“Image is an issue,” Williams admits. “As a group, nurses are not as well educated as many of us would like them to be, with a minimum of a baccalaureate degree. With such varying ranges of educational requirements, nursing sometimes is not seen as a demanding field. It doesn’t draw from the pool of talent other fields do. People will say, ‘My parents expect me to do better than nursing.’ It’s a perception that hurts our profession,” she said. “What nurses really want to do is be able to do a good job, and it upsets them if they can’t. Yes, it would be nice to have more money or benefits or flexible scheduling to avoid burnout, but it’s often about wanting more respect, too. We hear a lot about verbal abuse of nurses by physicians who act in an unprofessional manner, which is unconscionable.”
Williams adds nurses need personal and professional autonomy. “Nurses want control over their lives. They want to work in hospitals that have a strong nursing presence; they want an office of nursing affairs to represent them and their issues; they want to participate in nursing decisions, and they want to be respected by other staff members. Nurses get waylaid with things that don’t relate to nursing and then they don’t feel very satisfied if they are not doing things for patients that they ought to be doing. They are tired, disgruntled, then add things like being asked to do too much overtime, and it just adds up and pretty soon they walk.”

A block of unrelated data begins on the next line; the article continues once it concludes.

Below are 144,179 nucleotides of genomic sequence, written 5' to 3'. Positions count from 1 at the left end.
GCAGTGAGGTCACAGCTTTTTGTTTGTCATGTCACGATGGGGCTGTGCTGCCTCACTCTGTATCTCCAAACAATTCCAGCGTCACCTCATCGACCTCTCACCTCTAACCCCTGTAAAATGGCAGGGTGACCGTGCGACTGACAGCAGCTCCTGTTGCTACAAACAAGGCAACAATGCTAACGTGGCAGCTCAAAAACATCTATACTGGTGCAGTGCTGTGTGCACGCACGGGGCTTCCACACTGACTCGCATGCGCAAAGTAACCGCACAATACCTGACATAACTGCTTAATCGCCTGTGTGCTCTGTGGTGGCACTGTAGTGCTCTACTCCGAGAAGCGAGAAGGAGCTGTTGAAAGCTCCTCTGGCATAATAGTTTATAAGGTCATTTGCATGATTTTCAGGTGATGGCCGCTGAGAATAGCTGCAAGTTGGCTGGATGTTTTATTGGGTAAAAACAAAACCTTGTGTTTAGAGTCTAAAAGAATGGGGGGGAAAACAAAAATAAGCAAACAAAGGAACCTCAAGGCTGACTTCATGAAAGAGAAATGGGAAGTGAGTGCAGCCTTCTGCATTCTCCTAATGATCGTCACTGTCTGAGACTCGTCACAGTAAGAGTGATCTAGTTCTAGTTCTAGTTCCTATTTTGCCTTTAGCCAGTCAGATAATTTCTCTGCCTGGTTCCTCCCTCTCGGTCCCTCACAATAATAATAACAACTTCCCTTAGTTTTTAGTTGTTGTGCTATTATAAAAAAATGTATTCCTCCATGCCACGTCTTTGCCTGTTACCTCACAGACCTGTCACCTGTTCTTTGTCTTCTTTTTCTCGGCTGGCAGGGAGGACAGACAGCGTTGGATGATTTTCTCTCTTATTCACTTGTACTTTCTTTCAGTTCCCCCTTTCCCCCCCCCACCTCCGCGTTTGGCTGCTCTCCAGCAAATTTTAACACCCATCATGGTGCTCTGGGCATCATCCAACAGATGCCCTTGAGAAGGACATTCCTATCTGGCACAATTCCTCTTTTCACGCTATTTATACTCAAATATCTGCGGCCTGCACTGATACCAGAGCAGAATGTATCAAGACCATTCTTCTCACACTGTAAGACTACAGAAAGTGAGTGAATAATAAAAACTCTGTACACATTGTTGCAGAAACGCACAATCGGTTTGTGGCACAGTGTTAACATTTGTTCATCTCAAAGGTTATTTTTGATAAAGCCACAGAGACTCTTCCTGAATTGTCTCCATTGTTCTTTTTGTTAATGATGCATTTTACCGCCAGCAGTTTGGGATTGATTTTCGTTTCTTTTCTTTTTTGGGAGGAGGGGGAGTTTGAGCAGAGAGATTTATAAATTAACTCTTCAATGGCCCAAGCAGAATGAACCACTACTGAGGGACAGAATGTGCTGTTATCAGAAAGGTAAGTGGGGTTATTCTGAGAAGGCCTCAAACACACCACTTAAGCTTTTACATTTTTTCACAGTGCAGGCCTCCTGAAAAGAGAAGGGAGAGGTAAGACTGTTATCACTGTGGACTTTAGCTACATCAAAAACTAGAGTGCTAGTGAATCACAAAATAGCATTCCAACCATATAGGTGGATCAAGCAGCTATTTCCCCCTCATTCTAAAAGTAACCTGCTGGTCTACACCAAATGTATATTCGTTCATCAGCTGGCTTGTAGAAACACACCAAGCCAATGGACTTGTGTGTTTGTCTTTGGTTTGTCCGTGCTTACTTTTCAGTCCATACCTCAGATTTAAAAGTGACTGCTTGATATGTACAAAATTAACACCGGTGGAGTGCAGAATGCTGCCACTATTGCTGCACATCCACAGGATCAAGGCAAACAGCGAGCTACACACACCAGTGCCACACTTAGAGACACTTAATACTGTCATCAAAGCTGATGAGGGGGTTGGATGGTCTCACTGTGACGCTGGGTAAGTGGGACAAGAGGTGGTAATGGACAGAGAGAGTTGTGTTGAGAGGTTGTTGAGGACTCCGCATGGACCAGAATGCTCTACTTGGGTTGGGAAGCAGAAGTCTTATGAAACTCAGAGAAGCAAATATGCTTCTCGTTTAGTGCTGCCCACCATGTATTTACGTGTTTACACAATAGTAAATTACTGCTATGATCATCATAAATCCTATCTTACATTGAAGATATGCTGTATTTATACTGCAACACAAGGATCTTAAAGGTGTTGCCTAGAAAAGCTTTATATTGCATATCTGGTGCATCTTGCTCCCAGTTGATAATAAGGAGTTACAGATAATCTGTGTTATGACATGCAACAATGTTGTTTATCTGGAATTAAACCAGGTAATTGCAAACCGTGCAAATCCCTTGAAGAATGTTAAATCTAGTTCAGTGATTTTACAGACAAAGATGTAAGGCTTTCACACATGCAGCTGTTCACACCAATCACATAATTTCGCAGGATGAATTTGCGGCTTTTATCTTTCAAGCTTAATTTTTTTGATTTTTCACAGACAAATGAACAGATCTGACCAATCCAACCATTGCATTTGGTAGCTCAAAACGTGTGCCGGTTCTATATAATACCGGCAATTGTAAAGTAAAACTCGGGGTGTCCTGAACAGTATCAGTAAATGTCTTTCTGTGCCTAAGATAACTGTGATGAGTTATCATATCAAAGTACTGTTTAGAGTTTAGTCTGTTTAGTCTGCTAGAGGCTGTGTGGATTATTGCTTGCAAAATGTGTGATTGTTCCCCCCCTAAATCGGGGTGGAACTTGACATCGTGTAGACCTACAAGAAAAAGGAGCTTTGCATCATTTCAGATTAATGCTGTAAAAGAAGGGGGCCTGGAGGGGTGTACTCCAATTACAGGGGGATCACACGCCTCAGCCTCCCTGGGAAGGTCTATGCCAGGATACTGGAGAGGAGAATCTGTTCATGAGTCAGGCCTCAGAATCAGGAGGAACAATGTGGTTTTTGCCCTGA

While hospital administrators dangle incentives like sign-on bonuses and premium packages in front of prospective recruits and hope they can swell their nursing ranks, Nevidjon and Erickson say more pro-active solutions are essential because these kinds of economic strategies simply redistribute the supply of nurses, not increase it. Their suggested solutions include encouraging healthcare organizations to work together to elevate the image of nursing; reaching new pools of nursing talent through improved recruiting techniques; identifying what benefits keep nurses in the profession; and encouraging hospitals to provide intensive training programs for nurses in specialized areas of care, among other strategies.
- One bright spot, according to Williams, is the fact that many nursing specialties, like infection control, are better staffed because of the opportunity to develop a more advanced body of knowledge and ability.
- “I honestly think specialties may be in better shape than general staff nursing,” she says. “I know there are some infection control nurses who learn on the job, while others are certified, and I think individuals who can gain educational credentials and recognition for their specialty helps keep them on the job. Nurses want to be thought of as professionals, so specialties can be attractive.”
Endoscopy is one specialty that is rapidly gaining recruits because of the prestige often associated with it, according to Dr. Michael B. Kimmey, past president of the American Society for Gastrointestinal Endoscopy (ASGE), the 60-year-old professional organization dedicated to